One of the great treats for Ann and me while working on The Thackery T. Lambshead Cabinet of Curiositiesanthology was not only to include fiction and art by China Miéville but also a remarkable story based on Mieville’s art by Reza Negarestani. The author of the incredibleCyclonopedia (which I wrote about here), Negarestani often blurs fiction, nonfiction, and philosophy in mind-bending ways. He’s one of those writers whose genius is that the images and ideas in his work take over your brain and alter your perception of the world. We’re forever indebted to China for introducing us to his work.
As part of the continuing celebration of the Lambshead anthology (official release date July 12), I asked for some thoughts on his story, and have posted both that and an excerpt from “The Gallows-horse” below. One of the strengths of a book like the Cabinet antho is that it can, with ease, encompass both traditional storytelling and the avant garde…
Negarestani on “The Gallows-horse”
Gallows-horse is a fictional triptych written for China Miéville’s viscously challenging drawing depicting the abutment of a horse and gallows. Viscously challenging because the crypto-literal combination tells us what it ‘cannot’ really be: a horse that takes the convict to the gallows, or literally, a gallows-horse. So the mission was to reinvent this deliberately self-referencing combination in a geometrically weird environment. At first glance, two different approaches could be taken: (1) Renaming this object to something other than what it is (something that should not be called gallows-horse anymore); (2) Replacing these literal associations with non-literal relations, redeeming this apparently literal object with an exotic object through convoluted descriptions and esoteric conjunctions. Resisting these two slightly reactionary approaches, a third tactic was developed: Rather than escaping what the object manifestly was through feats of exoticism, the surplus literality of the illustration that is itself patently weird was embraced and amplified. So the literality of gallows+horse was trisected into three objects: the literal combination of gallows and a horse as a semantic or linguistic object, the literal abutment of gallows and a horse as a visual or optical object and finally, the literal merger of the two as a mental or traumatic object. Since each of these objects were only depicting one aspect of the combination ‘gallows plus horse’, they had to be reunited in one way or another to reconstruct the gallows-horse as depicted in Miéville’s illustration. So the second mission was to develop a story and a continuous plot by which the generic combination of gallows and a horse could transform into a particular combination, THE gallows-horse. In a way, this was an exercise in teratological surgery.
The story with its almost superficially constructed plot, its dramatic turns and twists, emotional cusp, minimal characterization and even plot holes, riddles and clues is only there to reunite these three objects or gallows-horses (the linguistic, the optical and the mental). Within the story, the literality of the gallows-horse is not an obstacle that should be overcome but a ladder that facilitates the ascension of the reader to the heart of Saragossa’s Museum of Intangible Art and Object (an obvious reference to Potocki’s novel), the hall of the Man-Object where ‘the Edifice of the Weird’ is vigilantly preserved.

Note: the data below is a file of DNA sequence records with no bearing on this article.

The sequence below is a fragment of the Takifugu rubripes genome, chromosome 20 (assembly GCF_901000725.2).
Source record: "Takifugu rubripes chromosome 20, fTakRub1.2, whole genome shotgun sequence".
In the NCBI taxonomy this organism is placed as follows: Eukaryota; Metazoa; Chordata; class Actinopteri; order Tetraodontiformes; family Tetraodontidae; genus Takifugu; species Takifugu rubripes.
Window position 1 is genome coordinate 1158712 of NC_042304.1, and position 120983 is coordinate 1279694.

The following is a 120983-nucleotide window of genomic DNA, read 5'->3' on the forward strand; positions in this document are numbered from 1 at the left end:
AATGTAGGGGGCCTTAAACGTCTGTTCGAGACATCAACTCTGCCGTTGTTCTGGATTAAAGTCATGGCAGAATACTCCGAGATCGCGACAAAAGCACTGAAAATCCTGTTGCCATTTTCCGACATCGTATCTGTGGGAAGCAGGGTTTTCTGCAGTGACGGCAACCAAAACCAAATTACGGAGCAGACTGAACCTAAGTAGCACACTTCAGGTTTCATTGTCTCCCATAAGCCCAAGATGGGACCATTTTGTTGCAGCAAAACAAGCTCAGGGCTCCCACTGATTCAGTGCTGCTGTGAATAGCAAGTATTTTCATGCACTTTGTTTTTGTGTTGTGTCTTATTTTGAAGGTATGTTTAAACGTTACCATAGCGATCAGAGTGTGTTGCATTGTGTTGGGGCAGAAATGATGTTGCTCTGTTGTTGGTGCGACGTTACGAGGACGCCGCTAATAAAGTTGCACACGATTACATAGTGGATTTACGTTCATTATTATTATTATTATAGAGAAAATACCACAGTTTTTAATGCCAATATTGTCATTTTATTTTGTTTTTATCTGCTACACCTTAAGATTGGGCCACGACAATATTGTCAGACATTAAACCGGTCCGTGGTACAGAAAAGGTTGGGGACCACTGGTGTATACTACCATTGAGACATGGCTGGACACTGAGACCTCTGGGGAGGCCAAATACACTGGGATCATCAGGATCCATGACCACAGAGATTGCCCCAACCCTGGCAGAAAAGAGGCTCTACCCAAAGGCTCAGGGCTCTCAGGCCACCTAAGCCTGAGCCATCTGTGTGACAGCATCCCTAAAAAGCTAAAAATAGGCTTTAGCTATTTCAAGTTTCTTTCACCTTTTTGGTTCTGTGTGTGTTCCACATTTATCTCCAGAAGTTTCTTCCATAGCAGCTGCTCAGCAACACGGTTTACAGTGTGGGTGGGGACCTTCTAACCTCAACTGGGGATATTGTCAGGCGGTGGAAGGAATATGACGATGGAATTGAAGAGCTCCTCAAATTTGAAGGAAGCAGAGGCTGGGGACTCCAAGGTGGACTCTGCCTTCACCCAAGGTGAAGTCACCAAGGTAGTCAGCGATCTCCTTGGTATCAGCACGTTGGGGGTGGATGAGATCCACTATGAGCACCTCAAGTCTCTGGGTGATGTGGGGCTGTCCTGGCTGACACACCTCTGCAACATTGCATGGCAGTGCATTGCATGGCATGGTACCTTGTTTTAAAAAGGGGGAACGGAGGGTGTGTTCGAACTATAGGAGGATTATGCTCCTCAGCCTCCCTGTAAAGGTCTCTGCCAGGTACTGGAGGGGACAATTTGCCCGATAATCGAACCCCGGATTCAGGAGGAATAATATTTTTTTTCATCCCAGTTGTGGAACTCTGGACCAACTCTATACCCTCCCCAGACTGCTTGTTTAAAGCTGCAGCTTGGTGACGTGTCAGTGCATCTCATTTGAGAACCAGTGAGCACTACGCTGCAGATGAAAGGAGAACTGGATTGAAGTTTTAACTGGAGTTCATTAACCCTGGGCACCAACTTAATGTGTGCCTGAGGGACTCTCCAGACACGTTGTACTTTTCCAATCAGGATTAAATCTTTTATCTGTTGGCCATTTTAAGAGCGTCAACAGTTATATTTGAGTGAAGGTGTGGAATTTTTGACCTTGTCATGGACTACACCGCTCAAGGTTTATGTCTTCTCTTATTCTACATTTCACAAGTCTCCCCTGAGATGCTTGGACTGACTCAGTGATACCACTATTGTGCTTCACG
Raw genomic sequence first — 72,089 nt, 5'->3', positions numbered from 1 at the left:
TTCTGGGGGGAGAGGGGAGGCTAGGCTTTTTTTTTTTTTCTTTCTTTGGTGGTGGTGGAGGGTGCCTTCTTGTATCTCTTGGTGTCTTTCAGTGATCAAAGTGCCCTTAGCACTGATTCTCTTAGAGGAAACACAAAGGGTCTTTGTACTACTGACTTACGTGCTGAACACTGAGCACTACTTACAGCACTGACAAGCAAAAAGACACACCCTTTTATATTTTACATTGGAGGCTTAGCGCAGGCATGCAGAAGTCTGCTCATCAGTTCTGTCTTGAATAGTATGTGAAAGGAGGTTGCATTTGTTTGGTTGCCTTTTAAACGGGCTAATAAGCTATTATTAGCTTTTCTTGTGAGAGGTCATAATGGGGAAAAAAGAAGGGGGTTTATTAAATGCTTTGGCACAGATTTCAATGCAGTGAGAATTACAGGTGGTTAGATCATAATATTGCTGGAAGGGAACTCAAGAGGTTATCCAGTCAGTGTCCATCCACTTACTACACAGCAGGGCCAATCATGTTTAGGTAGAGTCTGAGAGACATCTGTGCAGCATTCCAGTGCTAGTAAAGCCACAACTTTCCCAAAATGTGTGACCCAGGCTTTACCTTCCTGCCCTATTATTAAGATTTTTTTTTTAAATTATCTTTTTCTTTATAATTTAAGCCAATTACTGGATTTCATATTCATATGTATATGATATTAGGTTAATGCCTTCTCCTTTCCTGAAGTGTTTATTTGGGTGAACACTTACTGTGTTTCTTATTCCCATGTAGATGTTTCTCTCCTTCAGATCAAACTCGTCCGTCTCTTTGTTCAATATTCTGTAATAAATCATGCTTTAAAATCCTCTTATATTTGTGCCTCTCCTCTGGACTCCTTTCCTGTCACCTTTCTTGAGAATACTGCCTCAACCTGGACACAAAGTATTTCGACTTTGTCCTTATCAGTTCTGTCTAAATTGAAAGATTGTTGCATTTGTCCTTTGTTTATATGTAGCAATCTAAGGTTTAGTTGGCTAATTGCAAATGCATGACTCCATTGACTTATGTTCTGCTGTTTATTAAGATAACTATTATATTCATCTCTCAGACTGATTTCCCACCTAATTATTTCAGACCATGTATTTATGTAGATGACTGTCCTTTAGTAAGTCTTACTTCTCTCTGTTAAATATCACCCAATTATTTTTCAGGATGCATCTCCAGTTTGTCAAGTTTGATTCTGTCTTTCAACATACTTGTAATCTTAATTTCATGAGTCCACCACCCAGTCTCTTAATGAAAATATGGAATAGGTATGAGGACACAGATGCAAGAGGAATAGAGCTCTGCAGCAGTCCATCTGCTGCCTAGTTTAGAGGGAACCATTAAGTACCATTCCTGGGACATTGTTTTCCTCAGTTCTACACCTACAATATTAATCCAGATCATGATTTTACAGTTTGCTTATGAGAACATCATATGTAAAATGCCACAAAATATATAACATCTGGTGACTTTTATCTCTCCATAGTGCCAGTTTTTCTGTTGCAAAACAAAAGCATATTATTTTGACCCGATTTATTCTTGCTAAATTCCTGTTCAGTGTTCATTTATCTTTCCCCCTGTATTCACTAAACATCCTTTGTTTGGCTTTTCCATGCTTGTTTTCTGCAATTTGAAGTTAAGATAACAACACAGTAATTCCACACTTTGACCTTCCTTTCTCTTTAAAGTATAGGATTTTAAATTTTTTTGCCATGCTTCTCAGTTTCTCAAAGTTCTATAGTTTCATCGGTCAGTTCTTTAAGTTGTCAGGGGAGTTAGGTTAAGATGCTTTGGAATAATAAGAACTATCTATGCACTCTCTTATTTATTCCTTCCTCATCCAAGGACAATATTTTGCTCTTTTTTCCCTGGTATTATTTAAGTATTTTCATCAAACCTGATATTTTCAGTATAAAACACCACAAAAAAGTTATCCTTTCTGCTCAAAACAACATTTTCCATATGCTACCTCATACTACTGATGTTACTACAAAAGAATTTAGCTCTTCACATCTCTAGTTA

Excerpt from “The Gallows-horse”
The letter to the Museum of Intangible Arts and Objects states that none of the early references to the gallows-horse written between 1936 to 1959 described or even identified it as an object or a thing. During this period the gallows-horse continually appeared in the form of a chameleonic crypt or a cipher that opportunistically mimicked the semantic context of the sentence or the phrase it inhabited. It has been unanimously confirmed by the members of the research collective that in its larval stage of development between 1936 to 1959 before it began to fully appear as an object—at least as objects are commonly known—the gallows-horse has been a linguistic crypto-object with parasitic behaviors. “Like a menace which must be assimilated by its foes to defeat them from within,” the research collective emphasizes, “the early form of the gallows-horse tends to adapt—in the most esoteric way—whatever meaning the sentence that hosts it conveys. This uncanny linguistic crypto-object demonstrates its independent reality by moulding the world of the conscious and thinking subject around itself, literally thinking the subject that thinks it.”
During its incubation period, the gallows-horse was simply feeding off of contexts and linguistic connections in Dr. Lambshead’s notes and memories in order to build an empty cognitive carapace around itself. In this period, therefore, the gallows-horse cannot be understood in terms of an emerging thing, whether this new thing would be an idea, a thought or a corporeal object. Adamantly refusing to be considered as something (let alone a unified thing made of a gallows and a horse), the gallows-horse is the very personification of the primordial death of all meaning par excellence that oscillates between sense and non-sense depending on its mode of deployment against the parameters of human perception. In this early linguistic incubation period, the deeper you dig into the context where the gallows-horse is buried, the more promiscuous you find the gallows-horse is in relation to its semantic and semiotic neighbors. In digging for the true gallows-horse, you simply dig out nothing. In its basal form—that is the gallows-horse before it is born as a distinct idea and is manifestly imagined—the gallows-horse can be anything precisely because it is nothing.
Image of the gallows-horse copyright (c) 2011 China Miéville; text copyright (c) 2011 Reza Negarestani.